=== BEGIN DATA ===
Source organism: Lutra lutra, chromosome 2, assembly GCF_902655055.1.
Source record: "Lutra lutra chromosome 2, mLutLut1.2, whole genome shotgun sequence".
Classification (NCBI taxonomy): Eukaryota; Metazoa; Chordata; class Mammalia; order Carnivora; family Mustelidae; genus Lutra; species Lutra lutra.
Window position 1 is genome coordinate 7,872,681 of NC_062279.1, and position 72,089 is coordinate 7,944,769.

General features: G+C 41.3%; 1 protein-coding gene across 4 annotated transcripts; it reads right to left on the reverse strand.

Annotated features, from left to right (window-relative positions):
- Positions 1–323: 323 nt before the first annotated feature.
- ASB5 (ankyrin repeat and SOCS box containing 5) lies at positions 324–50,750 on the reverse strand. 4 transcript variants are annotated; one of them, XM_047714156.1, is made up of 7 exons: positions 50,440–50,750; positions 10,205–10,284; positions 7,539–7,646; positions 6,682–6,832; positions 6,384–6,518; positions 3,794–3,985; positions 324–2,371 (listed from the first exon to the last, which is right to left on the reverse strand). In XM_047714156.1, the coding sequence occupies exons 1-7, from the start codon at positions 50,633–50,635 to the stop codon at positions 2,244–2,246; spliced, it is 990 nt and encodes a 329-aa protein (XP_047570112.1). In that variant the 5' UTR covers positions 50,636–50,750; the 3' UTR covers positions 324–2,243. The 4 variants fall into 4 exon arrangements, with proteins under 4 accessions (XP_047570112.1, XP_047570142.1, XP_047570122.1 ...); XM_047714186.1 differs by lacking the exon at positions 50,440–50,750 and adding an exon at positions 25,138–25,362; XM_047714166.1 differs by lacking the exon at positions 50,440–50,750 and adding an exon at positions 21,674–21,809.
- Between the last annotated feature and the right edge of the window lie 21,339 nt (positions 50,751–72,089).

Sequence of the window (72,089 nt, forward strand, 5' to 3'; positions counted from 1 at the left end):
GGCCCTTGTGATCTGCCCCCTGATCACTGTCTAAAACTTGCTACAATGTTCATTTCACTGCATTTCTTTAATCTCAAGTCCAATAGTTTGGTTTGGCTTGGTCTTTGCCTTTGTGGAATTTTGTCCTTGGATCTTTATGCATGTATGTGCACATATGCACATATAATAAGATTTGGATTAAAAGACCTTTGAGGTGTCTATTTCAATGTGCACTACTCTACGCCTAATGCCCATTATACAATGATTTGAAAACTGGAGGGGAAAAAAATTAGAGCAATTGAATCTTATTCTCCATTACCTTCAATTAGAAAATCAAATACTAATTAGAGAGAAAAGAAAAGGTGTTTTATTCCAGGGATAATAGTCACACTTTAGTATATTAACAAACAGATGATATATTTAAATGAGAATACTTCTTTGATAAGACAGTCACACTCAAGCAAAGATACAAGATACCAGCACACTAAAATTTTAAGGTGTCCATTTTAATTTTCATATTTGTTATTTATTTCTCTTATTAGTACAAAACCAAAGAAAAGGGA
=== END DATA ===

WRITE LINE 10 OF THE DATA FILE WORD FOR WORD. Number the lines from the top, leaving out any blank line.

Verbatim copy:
Sequence of the window (72,089 nt, forward strand, 5' to 3'; positions counted from 1 at the left end):